You need to do what makes you feel comfortable and able to sleep at night.  I am just relating my own experience in case you have to deal with it down the road.  I understand now why they were interested in the genetics - that hive built up amazingly fast - they just couldn't breed out the aggressiveness and keep the ability to build up quickly.
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sarafina
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« Reply #13 on: May 25, 2010, 11:24:47 AM »

Okay I'm confused, which isn't hard. If you think you might have AHB's and you re-queen, fine, now you don't have an AHB queen but aren't the bees from the brood of the questionable queen still possibly Afracanized?

I wondered the same thing, but it wasn't a problem.  After about 6 weeks you would have all new bees in the hive anyway with the new queen's genetics, but it doesn't take that long.  Once I was assured the new queen had been released, I didn't go back in for nearly 4 weeks and they were fine by then so I am thinking it only takes a majority to influence their hive-mind behavior.  Even when I went in to install the new queen and remove the cage they were already much clamer but I think it was because they were in survival mode since they were queenless at that point.

Whatever the reason, re-queening fixed the problem right away.
« Last Edit: May 25, 2010, 11:42:53 AM by sarafina » Logged
Thymaridas
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« Reply #14 on: May 25, 2010, 12:13:33 PM »

When I was in Africa, the beeks there do all of there work at night, and never in the afternoon. Time of day makes a lot of difference with the African bee.
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sarafina
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« Reply #15 on: May 25, 2010, 01:04:56 PM »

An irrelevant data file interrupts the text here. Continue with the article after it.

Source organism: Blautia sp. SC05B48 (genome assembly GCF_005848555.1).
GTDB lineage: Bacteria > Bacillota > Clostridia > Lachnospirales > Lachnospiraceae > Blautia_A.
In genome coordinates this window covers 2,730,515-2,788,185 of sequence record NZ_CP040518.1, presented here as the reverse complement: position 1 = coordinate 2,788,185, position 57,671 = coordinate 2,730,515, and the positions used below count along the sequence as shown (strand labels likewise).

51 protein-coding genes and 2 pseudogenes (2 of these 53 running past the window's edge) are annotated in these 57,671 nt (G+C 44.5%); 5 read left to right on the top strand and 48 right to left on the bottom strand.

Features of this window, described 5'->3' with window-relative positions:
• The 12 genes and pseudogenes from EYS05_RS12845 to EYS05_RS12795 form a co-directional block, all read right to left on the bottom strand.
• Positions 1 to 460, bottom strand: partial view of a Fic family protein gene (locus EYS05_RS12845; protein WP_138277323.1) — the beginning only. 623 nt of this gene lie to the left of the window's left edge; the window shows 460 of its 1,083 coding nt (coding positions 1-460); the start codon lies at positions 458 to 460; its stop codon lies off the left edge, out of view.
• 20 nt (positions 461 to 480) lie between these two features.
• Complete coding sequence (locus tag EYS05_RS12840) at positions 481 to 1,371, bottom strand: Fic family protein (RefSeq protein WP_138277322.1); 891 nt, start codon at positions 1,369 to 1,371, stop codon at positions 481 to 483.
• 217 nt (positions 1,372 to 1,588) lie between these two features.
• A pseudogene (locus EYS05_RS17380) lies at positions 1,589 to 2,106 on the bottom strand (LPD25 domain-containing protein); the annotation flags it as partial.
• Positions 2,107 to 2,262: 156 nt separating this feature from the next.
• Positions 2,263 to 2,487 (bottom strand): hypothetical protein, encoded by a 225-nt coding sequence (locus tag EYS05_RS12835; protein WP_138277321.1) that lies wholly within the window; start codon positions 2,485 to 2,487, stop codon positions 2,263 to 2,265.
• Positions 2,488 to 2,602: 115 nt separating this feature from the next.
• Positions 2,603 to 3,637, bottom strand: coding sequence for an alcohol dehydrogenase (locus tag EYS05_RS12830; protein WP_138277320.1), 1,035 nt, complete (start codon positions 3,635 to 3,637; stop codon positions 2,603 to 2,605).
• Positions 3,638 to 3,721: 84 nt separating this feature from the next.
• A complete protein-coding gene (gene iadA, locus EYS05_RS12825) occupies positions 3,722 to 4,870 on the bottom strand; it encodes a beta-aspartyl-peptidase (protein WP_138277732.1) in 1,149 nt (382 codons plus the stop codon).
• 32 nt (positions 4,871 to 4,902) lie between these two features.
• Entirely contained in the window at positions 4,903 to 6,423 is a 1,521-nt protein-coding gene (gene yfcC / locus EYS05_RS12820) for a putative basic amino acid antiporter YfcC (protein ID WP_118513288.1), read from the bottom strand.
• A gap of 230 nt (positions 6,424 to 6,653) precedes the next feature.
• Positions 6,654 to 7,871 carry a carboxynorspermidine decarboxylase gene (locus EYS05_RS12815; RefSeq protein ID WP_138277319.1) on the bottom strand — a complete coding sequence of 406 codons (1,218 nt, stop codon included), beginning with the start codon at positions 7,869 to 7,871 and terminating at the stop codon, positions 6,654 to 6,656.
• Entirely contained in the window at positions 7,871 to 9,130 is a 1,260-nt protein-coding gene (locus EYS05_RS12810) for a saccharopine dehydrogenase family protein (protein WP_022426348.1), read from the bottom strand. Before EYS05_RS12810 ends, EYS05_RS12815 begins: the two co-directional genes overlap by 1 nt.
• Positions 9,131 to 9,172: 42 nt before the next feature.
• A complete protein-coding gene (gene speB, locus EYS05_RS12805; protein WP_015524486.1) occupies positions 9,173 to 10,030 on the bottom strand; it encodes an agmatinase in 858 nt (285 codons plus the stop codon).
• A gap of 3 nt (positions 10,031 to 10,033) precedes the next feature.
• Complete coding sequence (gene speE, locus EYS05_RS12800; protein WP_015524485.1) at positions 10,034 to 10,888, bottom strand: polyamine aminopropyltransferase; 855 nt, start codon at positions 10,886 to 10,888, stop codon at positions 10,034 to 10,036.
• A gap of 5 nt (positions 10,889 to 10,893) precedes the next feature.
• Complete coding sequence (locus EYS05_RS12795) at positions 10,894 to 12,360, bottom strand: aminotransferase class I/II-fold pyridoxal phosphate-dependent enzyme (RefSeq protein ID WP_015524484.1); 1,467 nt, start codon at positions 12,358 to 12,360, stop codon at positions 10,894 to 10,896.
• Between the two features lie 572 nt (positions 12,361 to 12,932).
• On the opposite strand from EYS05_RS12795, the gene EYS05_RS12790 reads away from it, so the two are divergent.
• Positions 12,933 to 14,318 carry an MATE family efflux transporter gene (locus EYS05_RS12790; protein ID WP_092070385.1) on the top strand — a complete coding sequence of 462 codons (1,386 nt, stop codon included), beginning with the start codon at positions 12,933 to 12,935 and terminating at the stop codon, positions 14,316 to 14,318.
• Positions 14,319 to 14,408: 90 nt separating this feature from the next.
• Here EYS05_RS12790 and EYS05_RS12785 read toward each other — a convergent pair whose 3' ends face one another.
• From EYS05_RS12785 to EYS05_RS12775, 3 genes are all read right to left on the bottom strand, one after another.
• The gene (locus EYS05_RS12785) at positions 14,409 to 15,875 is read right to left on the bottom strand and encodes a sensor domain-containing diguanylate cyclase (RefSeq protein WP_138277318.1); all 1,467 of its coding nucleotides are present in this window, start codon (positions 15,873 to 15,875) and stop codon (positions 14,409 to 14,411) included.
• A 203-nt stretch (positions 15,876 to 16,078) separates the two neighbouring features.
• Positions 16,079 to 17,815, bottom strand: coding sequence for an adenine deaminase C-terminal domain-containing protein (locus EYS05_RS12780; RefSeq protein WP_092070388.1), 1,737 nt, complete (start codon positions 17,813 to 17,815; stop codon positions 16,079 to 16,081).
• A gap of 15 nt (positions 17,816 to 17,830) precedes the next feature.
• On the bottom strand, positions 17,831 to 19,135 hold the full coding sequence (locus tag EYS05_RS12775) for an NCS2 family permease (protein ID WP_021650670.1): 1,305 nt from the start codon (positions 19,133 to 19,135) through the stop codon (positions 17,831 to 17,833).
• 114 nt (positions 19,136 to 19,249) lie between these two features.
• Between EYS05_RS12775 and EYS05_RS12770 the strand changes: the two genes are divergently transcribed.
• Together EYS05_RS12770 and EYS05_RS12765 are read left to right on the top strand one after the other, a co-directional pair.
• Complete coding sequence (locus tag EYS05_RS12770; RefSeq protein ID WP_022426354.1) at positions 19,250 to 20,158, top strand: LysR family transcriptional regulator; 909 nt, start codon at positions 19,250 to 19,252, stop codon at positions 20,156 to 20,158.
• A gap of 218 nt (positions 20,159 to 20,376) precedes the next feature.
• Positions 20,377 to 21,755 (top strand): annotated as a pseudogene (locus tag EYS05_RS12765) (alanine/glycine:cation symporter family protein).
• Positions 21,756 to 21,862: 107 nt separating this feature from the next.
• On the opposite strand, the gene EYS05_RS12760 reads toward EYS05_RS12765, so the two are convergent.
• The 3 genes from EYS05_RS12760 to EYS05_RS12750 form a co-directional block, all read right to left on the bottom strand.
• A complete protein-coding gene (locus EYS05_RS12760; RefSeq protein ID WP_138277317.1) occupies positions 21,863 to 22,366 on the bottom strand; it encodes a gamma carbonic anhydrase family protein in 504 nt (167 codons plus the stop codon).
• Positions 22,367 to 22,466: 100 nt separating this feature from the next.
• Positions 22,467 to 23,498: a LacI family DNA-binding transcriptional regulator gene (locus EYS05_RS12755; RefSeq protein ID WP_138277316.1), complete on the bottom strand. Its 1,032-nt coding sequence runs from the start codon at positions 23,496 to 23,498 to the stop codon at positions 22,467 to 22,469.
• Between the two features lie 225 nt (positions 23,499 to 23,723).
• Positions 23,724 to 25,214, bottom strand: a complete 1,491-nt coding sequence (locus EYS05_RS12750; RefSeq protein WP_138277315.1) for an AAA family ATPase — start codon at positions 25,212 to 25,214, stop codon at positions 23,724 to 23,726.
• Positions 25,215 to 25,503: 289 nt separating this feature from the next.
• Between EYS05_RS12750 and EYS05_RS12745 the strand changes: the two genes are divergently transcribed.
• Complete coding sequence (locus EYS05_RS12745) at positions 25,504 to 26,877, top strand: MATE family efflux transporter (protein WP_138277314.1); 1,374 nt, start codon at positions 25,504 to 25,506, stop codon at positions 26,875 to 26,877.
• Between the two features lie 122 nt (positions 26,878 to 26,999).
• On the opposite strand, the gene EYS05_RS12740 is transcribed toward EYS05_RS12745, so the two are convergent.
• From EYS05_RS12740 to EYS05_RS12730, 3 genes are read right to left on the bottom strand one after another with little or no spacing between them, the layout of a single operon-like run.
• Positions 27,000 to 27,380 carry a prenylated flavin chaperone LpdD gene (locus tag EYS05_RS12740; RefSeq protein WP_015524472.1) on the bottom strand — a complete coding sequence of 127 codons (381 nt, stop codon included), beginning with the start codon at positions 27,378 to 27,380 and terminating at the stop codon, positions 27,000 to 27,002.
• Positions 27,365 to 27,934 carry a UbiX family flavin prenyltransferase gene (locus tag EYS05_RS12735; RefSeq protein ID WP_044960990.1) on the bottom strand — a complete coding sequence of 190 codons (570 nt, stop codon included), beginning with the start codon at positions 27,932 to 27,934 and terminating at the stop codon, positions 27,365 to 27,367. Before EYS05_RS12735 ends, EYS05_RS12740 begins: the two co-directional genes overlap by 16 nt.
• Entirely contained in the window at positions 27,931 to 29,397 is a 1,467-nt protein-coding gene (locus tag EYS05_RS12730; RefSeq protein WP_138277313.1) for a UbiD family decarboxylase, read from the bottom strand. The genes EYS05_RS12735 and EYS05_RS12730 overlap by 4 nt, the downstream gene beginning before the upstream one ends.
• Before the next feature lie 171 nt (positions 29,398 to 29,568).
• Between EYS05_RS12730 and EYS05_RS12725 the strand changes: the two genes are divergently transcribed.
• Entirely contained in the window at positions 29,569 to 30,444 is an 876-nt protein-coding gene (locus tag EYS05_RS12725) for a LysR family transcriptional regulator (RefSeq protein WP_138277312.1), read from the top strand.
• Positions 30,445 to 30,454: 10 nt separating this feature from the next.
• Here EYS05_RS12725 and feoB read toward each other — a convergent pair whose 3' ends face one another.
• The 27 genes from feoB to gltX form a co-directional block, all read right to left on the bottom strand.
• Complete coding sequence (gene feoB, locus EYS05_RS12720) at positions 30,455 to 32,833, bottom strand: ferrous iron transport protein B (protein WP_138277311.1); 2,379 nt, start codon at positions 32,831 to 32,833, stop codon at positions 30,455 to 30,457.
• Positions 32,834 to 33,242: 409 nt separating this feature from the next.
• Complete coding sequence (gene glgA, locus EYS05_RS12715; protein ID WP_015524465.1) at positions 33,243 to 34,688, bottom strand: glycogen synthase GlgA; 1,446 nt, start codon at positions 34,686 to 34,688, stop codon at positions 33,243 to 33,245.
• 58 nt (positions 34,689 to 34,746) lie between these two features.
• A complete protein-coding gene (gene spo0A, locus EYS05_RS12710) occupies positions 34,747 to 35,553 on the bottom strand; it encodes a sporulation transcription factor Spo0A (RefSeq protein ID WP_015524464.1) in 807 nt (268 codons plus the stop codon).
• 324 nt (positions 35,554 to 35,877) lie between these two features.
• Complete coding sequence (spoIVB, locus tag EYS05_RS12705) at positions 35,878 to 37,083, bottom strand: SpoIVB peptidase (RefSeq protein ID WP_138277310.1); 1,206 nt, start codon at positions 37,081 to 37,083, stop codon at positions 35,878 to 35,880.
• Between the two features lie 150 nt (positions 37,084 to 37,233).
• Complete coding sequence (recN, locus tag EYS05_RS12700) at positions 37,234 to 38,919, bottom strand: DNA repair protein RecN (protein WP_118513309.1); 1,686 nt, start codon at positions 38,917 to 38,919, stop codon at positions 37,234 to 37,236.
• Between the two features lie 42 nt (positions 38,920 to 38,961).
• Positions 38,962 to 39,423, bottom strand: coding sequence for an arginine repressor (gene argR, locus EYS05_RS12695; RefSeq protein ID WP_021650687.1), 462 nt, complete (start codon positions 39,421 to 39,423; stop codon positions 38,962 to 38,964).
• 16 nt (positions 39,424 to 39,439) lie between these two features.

When I was in Africa, the beeks there do all of there work at night, and never in the afternoon. Time of day makes a lot of difference with the African bee.

I have not heard that - interesting.

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AllenF
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« Reply #16 on: May 25, 2010, 04:17:30 PM »

Make sure you install northern queens every year, keep the hives strong, and install lots of drone foundation  (green frames) to insure your neighborhood has lots of non African drones to mate with the bees that surround you.
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FRAMEshift
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« Reply #17 on: May 25, 2010, 04:39:02 PM »

All you have to do is requeen. Africanized drones will not dominate the landscape so if you do raise them and the mate outside of your control the odds of you having the same problem are slim.
"The Hive and the Honeybee" claims that in their study, European queens mated preferentially with Africanized drones.  They were not sure of the reason and that research was published in 1992 so it may be outdated.  But you would have to think that if the Africanized colonies multiply faster, they will eventually be the majority.  So I guess the worst case is that you would always have to buy mated European queens from a place the Africanized haven't reached.
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Jim 134
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« Reply #18 on: May 25, 2010, 06:31:22 PM »

No problem, just buy or raise a queen and requeen them. In a few weeks they will be european again.


Who is faster on the queen to mate african drones or  european drones ?


hmm, just curious as to why you would think either are faster? ahb swarm more often, up tp 18 times a year... or so they say.

Don't 1/2 of the genetics for worker come form the drones  huh



                 BEE HAPPY Jim 134  huh
« Last Edit: May 25, 2010, 06:56:59 PM by Jim 134 » Logged

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"The farmer is the only man in our economy who buys everything at retail, sells everything at wholesale, and pays the freight both ways."
 John F. Kennedy
Franklin County Beekeepers Association MA. http://www.franklinmabeekeepers.org/
wd
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« Reply #19 on: May 25, 2010, 08:09:45 PM »

Don't 1/2 of the genetics for worker come form the drones  huh

yes,

With the amount of swarms per year said, why don't we see more?  Whether by death of the elements, requeening, cross breeding, killing intentionally or flooding areas with drones, something is going on.